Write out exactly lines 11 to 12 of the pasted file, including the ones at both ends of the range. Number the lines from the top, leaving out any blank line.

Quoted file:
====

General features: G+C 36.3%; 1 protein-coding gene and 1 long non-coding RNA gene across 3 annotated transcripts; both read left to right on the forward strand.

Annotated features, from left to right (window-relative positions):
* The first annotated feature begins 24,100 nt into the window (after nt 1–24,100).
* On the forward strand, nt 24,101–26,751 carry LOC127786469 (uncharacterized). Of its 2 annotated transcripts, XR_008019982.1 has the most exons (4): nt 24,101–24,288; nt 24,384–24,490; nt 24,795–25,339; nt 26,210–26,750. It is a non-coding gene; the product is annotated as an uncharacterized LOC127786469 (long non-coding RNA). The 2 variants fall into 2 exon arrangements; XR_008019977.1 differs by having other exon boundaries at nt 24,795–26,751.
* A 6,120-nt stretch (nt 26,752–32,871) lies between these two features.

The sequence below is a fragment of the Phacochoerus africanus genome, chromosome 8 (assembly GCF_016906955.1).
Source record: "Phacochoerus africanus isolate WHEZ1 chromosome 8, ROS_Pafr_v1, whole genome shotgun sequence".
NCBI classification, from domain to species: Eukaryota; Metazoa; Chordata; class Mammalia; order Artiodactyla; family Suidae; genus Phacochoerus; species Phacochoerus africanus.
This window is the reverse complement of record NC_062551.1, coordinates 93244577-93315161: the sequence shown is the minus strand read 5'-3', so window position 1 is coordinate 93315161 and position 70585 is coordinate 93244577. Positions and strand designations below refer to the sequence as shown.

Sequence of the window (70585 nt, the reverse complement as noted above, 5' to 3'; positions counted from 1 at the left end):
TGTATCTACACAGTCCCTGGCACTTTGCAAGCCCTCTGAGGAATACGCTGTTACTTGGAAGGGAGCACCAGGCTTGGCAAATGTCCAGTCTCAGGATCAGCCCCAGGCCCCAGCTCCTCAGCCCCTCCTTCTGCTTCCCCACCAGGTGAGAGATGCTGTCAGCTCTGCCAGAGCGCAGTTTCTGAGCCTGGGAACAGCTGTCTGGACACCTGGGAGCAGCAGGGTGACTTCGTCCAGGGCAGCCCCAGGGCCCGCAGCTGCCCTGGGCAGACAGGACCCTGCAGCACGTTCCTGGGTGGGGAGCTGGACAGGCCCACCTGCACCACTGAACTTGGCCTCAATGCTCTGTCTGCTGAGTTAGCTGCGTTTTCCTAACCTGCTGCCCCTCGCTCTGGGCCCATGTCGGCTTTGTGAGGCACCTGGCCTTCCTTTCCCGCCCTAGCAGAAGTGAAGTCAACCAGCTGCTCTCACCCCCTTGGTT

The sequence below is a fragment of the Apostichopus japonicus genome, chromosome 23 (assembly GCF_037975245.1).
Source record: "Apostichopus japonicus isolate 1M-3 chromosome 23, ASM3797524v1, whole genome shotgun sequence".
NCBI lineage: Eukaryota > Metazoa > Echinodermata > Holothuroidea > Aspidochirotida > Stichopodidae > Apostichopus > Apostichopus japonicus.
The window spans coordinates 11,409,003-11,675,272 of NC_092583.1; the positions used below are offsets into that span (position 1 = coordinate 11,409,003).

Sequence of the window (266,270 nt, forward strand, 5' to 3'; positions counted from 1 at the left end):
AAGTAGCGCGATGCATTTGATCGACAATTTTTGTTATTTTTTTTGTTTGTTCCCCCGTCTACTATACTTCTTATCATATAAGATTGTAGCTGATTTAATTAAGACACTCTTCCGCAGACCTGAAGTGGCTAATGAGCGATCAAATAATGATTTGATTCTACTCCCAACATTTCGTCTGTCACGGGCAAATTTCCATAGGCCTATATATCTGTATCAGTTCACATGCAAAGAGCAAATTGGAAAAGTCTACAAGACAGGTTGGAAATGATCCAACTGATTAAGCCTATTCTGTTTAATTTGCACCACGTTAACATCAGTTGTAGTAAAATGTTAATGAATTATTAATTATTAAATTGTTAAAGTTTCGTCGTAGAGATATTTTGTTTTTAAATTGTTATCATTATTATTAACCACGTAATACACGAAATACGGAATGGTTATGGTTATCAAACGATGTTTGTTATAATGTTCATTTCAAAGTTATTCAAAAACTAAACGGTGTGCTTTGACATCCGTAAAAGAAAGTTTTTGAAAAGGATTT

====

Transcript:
TGTATCTACACAGTCCCTGGCACTTTGCAAGCCCTCTGAGGAATACGCTGTTACTTGGAAGGGAGCACCAGGCTTGGCAAATGTCCAGTCTCAGGATCAGCCCCAGGCCCCAGCTCCTCAGCCCCTCCTTCTGCTTCCCCACCAGGTGAGAGATGCTGTCAGCTCTGCCAGAGCGCAGTTTCTGAGCCTGGGAACAGCTGTCTGGACACCTGGGAGCAGCAGGGTGACTTCGTCCAGGGCAGCCCCAGGGCCCGCAGCTGCCCTGGGCAGACAGGACCCTGCAGCACGTTCCTGGGTGGGGAGCTGGACAGGCCCACCTGCACCACTGAACTTGGCCTCAATGCTCTGTCTGCTGAGTTAGCTGCGTTTTCCTAACCTGCTGCCCCTCGCTCTGGGCCCATGTCGGCTTTGTGAGGCACCTGGCCTTCCTTTCCCGCCCTAGCAGAAGTGAAGTCAACCAGCTGCTCTCACCCCCTTGGTT

The sequence below is a fragment of the Apostichopus japonicus genome, chromosome 23 (assembly GCF_037975245.1).